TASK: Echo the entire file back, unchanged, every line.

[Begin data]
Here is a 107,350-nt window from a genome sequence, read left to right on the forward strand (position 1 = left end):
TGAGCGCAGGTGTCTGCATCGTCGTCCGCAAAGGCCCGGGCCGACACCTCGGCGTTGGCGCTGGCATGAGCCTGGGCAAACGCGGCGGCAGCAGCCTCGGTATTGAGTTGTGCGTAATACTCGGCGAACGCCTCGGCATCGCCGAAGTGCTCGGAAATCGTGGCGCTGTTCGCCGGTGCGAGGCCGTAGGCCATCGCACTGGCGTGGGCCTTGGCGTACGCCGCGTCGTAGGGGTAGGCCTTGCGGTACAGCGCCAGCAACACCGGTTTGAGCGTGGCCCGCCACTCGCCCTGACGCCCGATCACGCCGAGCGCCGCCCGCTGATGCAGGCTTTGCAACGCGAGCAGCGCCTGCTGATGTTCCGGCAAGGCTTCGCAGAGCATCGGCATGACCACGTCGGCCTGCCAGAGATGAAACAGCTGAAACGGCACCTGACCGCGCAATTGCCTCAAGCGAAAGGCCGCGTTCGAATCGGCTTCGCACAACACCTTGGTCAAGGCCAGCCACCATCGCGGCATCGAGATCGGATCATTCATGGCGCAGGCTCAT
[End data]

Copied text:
Here is a 107,350-nt window from a genome sequence, read left to right on the forward strand (position 1 = left end):
TGAGCGCAGGTGTCTGCATCGTCGTCCGCAAAGGCCCGGGCCGACACCTCGGCGTTGGCGCTGGCATGAGCCTGGGCAAACGCGGCGGCAGCAGCCTCGGTATTGAGTTGTGCGTAATACTCGGCGAACGCCTCGGCATCGCCGAAGTGCTCGGAAATCGTGGCGCTGTTCGCCGGTGCGAGGCCGTAGGCCATCGCACTGGCGTGGGCCTTGGCGTACGCCGCGTCGTAGGGGTAGGCCTTGCGGTACAGCGCCAGCAACACCGGTTTGAGCGTGGCCCGCCACTCGCCCTGACGCCCGATCACGCCGAGCGCCGCCCGCTGATGCAGGCTTTGCAACGCGAGCAGCGCCTGCTGATGTTCCGGCAAGGCTTCGCAGAGCATCGGCATGACCACGTCGGCCTGCCAGAGATGAAACAGCTGAAACGGCACCTGACCGCGCAATTGCCTCAAGCGAAAGGCCGCGTTCGAATCGGCTTCGCACAACACCTTGGTCAAGGCCAGCCACCATCGCGGCATCGAGATCGGATCATTCATGGCGCAGGCTCAT